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SYDNEY: November 18, 2017. Qantas is to operate the world's first bio-fuel B787-9 flight between Melbourne and Los Angeles next year based on Brassica carinata, an industrial mustard seed.

The planned commercial test flight follows a partnership between Qantas and Canadian company Agrisoma Biosciences that has developed the seed.

Former Qantas Cargo manager and now CEO of Qantas International Alison Webster said the partnership marks the first step in developing an aviation biofuel supply in Australia: "We are constantly looking for ways to reduce carbon emissions across our operations but when it comes to using renewable jet fuel, until now there has not been a locally grown option at the scale we need to power our fleet.

Qantas B787-9"Our work with Agrisoma will enable Australian farmers to start growing today for the country's biofuel needs of the future. The trans-Pacific biofuel flight is a demonstration of what can be achieved locally," Webster added.

Qantas expects farmers to produce the country's first commercial aviation biofuel seed crop by 2020 with the goal of cultivating 400,000 hectares of carinata that would yield over 200 million liters of bio-jet fuel each year.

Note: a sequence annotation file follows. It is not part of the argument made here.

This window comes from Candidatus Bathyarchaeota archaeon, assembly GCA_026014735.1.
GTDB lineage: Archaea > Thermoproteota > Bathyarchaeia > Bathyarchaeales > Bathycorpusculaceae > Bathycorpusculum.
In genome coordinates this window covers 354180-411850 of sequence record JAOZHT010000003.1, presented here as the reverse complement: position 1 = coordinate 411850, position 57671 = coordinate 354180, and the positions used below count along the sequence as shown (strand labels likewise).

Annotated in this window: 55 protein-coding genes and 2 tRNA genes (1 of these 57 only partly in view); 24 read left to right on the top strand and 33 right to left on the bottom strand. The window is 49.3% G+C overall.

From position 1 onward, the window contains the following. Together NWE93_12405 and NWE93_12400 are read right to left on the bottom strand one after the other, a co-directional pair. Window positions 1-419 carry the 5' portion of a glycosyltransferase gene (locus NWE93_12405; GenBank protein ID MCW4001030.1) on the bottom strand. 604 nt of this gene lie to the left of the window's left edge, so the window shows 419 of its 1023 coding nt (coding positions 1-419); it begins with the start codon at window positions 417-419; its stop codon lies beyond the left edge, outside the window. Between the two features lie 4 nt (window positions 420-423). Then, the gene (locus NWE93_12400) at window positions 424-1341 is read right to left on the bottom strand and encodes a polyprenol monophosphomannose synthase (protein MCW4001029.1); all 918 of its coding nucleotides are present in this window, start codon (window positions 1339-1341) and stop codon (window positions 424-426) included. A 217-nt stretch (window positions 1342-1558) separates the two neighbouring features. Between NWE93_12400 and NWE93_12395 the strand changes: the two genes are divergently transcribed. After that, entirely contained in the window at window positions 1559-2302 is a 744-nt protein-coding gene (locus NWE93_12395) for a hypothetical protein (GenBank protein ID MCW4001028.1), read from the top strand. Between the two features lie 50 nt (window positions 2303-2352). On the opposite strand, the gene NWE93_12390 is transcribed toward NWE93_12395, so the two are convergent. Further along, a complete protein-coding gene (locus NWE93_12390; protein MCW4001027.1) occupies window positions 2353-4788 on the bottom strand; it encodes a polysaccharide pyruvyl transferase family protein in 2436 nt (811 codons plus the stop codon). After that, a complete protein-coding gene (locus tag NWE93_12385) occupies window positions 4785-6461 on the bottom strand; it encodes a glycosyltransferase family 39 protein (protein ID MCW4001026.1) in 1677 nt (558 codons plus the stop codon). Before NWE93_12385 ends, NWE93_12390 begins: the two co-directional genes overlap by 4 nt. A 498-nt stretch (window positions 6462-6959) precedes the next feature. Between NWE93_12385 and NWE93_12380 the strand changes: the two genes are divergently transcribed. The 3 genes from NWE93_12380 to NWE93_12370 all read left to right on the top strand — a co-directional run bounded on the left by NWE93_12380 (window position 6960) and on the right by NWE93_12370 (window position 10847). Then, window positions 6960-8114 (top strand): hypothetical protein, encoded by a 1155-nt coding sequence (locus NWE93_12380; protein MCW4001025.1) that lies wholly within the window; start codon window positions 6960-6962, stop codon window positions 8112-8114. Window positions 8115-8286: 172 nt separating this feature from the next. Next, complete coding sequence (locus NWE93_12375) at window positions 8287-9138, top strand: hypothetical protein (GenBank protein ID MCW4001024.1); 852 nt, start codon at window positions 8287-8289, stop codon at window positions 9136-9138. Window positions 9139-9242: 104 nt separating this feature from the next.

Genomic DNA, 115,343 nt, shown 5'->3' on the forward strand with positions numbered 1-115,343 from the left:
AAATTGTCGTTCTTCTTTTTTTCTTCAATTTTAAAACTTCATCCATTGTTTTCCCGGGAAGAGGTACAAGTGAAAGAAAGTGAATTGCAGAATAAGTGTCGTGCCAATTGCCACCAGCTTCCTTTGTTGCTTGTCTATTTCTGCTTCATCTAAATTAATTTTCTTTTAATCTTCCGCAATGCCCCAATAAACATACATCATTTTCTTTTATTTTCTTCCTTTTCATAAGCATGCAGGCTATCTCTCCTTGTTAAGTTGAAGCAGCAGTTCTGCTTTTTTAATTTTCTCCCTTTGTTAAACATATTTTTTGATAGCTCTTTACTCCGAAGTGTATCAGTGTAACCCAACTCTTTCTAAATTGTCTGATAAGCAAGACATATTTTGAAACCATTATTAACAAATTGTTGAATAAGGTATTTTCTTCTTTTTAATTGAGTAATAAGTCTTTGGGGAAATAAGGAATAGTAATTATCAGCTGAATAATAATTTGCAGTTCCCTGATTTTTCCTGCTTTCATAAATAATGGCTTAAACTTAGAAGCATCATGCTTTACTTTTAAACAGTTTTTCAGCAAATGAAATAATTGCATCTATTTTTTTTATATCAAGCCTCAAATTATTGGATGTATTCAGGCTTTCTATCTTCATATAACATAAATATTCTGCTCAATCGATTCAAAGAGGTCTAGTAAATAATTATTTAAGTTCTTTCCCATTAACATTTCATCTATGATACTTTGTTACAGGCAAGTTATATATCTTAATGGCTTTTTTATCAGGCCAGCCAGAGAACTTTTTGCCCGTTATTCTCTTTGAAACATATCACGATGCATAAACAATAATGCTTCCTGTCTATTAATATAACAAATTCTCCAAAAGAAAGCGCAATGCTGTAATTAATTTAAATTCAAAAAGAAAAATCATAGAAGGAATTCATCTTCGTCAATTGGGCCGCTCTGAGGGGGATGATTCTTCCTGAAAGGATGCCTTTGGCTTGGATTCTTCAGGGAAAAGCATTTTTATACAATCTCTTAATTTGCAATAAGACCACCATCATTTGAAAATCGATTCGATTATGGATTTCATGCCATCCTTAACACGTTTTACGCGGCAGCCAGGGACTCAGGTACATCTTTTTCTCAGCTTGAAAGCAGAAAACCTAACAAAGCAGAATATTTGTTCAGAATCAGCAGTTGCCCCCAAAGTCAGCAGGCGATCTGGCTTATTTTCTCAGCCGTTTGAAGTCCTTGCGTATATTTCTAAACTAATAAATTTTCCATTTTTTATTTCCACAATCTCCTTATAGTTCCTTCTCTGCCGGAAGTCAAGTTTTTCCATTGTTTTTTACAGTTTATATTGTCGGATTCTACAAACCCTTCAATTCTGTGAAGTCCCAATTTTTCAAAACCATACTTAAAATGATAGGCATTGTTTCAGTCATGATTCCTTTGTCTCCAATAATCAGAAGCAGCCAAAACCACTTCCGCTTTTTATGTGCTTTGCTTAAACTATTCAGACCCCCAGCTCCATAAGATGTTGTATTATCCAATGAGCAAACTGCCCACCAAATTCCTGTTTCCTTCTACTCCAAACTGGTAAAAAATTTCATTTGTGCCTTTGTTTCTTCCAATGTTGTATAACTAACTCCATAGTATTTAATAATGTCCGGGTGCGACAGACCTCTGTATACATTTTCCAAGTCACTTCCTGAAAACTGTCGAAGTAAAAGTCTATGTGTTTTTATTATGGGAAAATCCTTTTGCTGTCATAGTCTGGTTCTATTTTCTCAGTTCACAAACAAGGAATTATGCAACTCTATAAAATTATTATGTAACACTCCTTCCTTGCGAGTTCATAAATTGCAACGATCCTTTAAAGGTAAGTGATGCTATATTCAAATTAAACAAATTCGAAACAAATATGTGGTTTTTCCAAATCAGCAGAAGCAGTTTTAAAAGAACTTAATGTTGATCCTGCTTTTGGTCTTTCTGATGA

"This will support the development of a renewable jetfuel supply and bio-refinery in Australia to power our fleet and further reduce carbon emissions across our operations," said Webster.

Water-efficient and sown in either fallow areas where food crops fail, or in between regular crop cycles, carinata can be used as a rotational crop that improves soil quality, reduces erosion for food crops and provides farmers with additional annual income.

"Importantly for farmers, the crushed seed also produces a high-quality, high-protein, non-GMO meal for the Australian livestock, dairy and poultry market," noted Agrisoma CEO Steve Fabijanski.

"Our commercial operations in the USA, South America and Europe are certified as producing fuels with more than an 80 percent reduction in carbon emissions in comparison to standard petroleum-based fuel," he added.

According to Anthony van Herwaarden from the University of Queensland, trials this year have demonstrated carinata can be grown successfully in Australia. "Expanding the trials in 2018 will begin the scale-up process to commercial production in the years ahead."

Carinita is a 'drop-in' crop and therefore requires no modification to meet the same technical, performance and safety standards as carbon-based jet fuel.

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